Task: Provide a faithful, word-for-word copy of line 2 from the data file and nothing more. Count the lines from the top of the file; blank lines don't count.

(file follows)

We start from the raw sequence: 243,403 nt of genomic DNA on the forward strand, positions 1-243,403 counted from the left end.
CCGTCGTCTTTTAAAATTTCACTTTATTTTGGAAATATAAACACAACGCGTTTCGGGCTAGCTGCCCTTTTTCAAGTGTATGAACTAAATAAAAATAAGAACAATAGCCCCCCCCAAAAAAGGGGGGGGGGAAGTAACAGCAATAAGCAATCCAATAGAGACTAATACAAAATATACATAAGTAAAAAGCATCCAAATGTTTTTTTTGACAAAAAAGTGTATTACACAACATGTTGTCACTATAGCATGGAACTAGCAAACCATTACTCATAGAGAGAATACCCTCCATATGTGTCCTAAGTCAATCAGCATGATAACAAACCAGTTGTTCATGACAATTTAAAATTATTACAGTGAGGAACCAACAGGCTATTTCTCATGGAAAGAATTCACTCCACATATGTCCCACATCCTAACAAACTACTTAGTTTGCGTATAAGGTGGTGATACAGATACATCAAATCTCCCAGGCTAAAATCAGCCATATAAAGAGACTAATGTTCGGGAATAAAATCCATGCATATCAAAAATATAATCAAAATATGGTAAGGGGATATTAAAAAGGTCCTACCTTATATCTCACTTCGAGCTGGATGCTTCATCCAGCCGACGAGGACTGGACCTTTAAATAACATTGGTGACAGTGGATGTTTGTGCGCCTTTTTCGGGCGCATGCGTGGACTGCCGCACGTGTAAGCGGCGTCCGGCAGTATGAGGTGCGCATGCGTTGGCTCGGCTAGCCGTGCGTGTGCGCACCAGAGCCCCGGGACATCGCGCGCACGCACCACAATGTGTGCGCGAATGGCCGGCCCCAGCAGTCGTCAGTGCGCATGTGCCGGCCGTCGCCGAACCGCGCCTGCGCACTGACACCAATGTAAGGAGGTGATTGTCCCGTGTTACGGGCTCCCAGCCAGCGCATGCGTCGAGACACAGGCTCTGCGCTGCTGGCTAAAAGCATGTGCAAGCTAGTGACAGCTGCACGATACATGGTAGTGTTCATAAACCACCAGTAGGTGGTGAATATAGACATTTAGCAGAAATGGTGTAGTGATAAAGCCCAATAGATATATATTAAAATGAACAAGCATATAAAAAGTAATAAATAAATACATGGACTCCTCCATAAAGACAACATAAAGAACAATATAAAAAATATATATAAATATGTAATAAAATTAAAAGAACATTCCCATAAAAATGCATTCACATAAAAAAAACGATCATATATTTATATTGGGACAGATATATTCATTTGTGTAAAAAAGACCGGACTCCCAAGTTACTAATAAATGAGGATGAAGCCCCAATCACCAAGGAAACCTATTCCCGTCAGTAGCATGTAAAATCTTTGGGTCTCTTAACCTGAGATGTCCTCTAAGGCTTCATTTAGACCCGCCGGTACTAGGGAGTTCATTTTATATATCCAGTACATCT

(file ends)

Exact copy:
CCGTCGTCTTTTAAAATTTCACTTTATTTTGGAAATATAAACACAACGCGTTTCGGGCTAGCTGCCCTTTTTCAAGTGTATGAACTAAATAAAAATAAGAACAATAGCCCCCCCCAAAAAAGGGGGGGGGGAAGTAACAGCAATAAGCAATCCAATAGAGACTAATACAAAATATACATAAGTAAAAAGCATCCAAATGTTTTTTTTGACAAAAAAGTGTATTACACAACATGTTGTCACTATAGCATGGAACTAGCAAACCATTACTCATAGAGAGAATACCCTCCATATGTGTCCTAAGTCAATCAGCATGATAACAAACCAGTTGTTCATGACAATTTAAAATTATTACAGTGAGGAACCAACAGGCTATTTCTCATGGAAAGAATTCACTCCACATATGTCCCACATCCTAACAAACTACTTAGTTTGCGTATAAGGTGGTGATACAGATACATCAAATCTCCCAGGCTAAAATCAGCCATATAAAGAGACTAATGTTCGGGAATAAAATCCATGCATATCAAAAATATAATCAAAATATGGTAAGGGGATATTAAAAAGGTCCTACCTTATATCTCACTTCGAGCTGGATGCTTCATCCAGCCGACGAGGACTGGACCTTTAAATAACATTGGTGACAGTGGATGTTTGTGCGCCTTTTTCGGGCGCATGCGTGGACTGCCGCACGTGTAAGCGGCGTCCGGCAGTATGAGGTGCGCATGCGTTGGCTCGGCTAGCCGTGCGTGTGCGCACCAGAGCCCCGGGACATCGCGCGCACGCACCACAATGTGTGCGCGAATGGCCGGCCCCAGCAGTCGTCAGTGCGCATGTGCCGGCCGTCGCCGAACCGCGCCTGCGCACTGACACCAATGTAAGGAGGTGATTGTCCCGTGTTACGGGCTCCCAGCCAGCGCATGCGTCGAGACACAGGCTCTGCGCTGCTGGCTAAAAGCATGTGCAAGCTAGTGACAGCTGCACGATACATGGTAGTGTTCATAAACCACCAGTAGGTGGTGAATATAGACATTTAGCAGAAATGGTGTAGTGATAAAGCCCAATAGATATATATTAAAATGAACAAGCATATAAAAAGTAATAAATAAATACATGGACTCCTCCATAAAGACAACATAAAGAACAATATAAAAAATATATATAAATATGTAATAAAATTAAAAGAACATTCCCATAAAAATGCATTCACATAAAAAAAACGATCATATATTTATATTGGGACAGATATATTCATTTGTGTAAAAAAGACCGGACTCCCAAGTTACTAATAAATGAGGATGAAGCCCCAATCACCAAGGAAACCTATTCCCGTCAGTAGCATGTAAAATCTTTGGGTCTCTTAACCTGAGATGTCCTCTAAGGCTTCATTTAGACCCGCCGGTACTAGGGAGTTCATTTTATATATCCAGTACATCT